A monthly measure of optimism among small business owners has retreated on less upbeat expectations for economic conditions, hiring and sales.
The National Federation of Independent Business reported that its Small Business Optimism Index fell 1.3 points to 93.9 in January. The index remains well below its historical average of 98.
“Neither the tumultuous stock market nor the Federal Reserve rate hike had much of an influence on this month’s drop in small business owner optimism,” said William Dunkelberg, chief economist of the NFIB. “Most of the decline was accounted for by expected business conditions in the next six months and the expected real sales. These expectations are important determinants of decisions to hire, to expand and to order new inventory, all drivers of the economy.”
“The labor market continues to show strength that is driven by the core growth in the economy that results from a growing population. But uncertainty continues to cloud the future,” Dunkelberg said.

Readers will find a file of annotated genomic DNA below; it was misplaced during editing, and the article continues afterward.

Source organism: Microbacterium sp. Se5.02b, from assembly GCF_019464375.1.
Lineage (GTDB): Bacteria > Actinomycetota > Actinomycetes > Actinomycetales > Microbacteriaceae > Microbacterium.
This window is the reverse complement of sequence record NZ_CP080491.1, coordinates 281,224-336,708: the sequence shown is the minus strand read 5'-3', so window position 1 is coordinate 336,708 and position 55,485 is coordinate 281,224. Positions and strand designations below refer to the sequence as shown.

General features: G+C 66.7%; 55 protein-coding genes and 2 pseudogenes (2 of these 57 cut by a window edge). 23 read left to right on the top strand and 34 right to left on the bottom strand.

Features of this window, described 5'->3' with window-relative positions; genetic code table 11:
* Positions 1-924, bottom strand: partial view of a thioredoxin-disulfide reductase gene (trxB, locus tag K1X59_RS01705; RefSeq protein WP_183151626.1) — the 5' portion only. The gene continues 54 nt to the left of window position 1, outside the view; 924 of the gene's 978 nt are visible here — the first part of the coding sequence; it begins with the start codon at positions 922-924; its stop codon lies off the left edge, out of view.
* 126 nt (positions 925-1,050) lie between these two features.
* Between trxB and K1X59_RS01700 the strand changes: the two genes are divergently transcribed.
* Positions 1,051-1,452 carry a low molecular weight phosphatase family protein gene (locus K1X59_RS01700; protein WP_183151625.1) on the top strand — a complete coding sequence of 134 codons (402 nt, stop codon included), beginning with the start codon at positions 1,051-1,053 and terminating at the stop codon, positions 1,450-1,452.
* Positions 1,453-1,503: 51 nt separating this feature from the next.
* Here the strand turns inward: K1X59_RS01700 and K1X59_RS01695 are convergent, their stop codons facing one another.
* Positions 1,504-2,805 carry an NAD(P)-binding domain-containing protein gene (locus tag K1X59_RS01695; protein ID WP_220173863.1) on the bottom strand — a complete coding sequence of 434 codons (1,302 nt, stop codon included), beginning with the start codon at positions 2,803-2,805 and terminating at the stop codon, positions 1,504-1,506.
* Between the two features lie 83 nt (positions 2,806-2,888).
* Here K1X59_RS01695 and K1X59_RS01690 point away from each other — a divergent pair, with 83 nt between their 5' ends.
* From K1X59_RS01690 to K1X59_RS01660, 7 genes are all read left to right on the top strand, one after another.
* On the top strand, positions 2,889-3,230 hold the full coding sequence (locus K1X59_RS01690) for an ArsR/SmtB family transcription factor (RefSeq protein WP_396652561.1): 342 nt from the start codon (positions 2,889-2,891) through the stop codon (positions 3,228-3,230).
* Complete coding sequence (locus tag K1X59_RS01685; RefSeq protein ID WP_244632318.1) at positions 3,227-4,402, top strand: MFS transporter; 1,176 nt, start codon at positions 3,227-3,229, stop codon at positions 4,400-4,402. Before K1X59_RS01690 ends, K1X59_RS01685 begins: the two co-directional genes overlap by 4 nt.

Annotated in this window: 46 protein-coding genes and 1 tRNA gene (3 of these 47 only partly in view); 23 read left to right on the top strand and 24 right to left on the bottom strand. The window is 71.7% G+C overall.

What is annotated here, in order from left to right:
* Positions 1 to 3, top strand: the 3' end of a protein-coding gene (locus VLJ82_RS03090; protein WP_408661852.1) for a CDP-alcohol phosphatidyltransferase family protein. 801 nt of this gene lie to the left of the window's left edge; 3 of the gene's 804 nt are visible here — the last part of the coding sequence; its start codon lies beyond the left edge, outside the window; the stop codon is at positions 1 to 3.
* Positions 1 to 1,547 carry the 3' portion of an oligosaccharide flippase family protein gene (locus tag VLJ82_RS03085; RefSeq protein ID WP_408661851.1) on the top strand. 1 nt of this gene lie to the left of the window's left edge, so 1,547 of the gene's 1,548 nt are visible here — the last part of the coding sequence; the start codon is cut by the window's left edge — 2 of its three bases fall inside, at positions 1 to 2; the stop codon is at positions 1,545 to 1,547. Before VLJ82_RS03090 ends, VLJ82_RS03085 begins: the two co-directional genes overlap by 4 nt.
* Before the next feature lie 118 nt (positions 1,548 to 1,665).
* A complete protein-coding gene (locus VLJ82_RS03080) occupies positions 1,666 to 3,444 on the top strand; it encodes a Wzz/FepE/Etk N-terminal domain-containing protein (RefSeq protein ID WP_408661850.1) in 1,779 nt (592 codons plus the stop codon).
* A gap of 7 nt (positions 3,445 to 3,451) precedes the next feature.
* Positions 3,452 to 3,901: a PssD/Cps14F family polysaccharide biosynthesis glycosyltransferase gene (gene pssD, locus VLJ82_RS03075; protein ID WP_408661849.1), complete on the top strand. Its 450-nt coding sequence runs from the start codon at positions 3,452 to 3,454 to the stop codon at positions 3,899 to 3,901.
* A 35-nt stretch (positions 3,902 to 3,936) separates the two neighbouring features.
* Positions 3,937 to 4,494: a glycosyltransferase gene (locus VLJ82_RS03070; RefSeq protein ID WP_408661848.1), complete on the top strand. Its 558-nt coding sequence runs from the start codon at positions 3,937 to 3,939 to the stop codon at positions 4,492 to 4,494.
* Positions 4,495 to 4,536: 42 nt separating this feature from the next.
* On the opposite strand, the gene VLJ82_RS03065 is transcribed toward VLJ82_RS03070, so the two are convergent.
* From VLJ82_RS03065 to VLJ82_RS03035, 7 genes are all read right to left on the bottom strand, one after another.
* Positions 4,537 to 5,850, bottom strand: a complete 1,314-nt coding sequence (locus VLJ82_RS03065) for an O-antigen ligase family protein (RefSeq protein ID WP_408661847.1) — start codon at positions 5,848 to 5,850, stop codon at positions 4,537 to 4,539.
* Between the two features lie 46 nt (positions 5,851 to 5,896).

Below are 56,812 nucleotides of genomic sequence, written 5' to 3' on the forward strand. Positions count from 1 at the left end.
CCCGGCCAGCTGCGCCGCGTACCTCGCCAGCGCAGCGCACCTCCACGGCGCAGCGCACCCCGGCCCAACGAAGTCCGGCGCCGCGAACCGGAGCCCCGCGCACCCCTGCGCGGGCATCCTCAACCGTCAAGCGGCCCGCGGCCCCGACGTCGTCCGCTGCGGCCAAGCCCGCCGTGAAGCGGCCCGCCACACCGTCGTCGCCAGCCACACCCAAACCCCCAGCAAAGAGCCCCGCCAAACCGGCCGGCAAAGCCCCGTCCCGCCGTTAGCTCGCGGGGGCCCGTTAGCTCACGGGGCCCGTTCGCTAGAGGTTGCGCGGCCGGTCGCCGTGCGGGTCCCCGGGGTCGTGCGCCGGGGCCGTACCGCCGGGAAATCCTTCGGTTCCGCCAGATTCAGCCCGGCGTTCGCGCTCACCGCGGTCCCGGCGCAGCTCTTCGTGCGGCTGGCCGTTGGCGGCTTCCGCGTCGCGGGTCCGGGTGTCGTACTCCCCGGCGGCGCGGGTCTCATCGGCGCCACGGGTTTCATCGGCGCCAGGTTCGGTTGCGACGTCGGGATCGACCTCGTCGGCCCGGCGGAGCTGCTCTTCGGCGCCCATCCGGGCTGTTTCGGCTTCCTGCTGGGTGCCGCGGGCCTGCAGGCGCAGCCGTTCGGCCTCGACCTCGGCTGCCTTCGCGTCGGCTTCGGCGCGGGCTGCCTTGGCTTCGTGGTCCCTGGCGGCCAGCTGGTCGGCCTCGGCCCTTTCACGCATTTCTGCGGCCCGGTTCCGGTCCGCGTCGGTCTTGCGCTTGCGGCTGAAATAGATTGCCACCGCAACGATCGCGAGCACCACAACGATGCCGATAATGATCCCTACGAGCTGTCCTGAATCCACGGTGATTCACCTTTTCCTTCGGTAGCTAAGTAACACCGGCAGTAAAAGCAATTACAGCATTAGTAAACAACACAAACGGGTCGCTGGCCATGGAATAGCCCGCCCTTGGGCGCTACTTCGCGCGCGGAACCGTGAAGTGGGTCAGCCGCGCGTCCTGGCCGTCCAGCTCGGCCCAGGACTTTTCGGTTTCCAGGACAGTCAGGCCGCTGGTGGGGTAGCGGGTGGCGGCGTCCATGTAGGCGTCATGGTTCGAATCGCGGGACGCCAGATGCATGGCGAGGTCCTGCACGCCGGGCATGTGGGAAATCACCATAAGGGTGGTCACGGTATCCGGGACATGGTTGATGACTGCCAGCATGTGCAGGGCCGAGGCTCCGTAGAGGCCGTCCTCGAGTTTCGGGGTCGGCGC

The index is based on the results of monthly surveys of members of the small business advocacy group, most of them business owners. For January, six of 10 components of the index decreased, while three increased and one remained unchanged.
The proportion of small business owners responding to the survey upon which the January index was based who expect the economy to improve over the next six months fell six points. At a net negative 21 percent, more owners anticipate worsening conditions than improving conditions.
The share of owners planning to increase capital outlays over the next three to six months remained unchanged at 25 percent. Meanwhile, 10 percent of owners said now is a good time to expand, up two points.
The proportion of owners who expect to increase inventories fell two points to a net negative 1 percent. The share of owners who deem existing inventories too low rose two points to a net negative 2 percent.
A net 11 percent of owners plan to increase staffing, down four points from December. Still, 29 percent of owners reported hard-to-fill job openings, up point.
The share of owners who expect higher sales fell four points to a net 3 percent.
The portion of small business owners reporting higher earnings slipped a point. At a neg negative 18 percent, more owners reported profits were lower quarter to quarter than higher.
Asked to identify their single most pressing business problem, 21 percent of owners cited taxes, followed by government regulations and red tape at 18 percent, quality of labor at 15 percent and poor sales at 12 percent.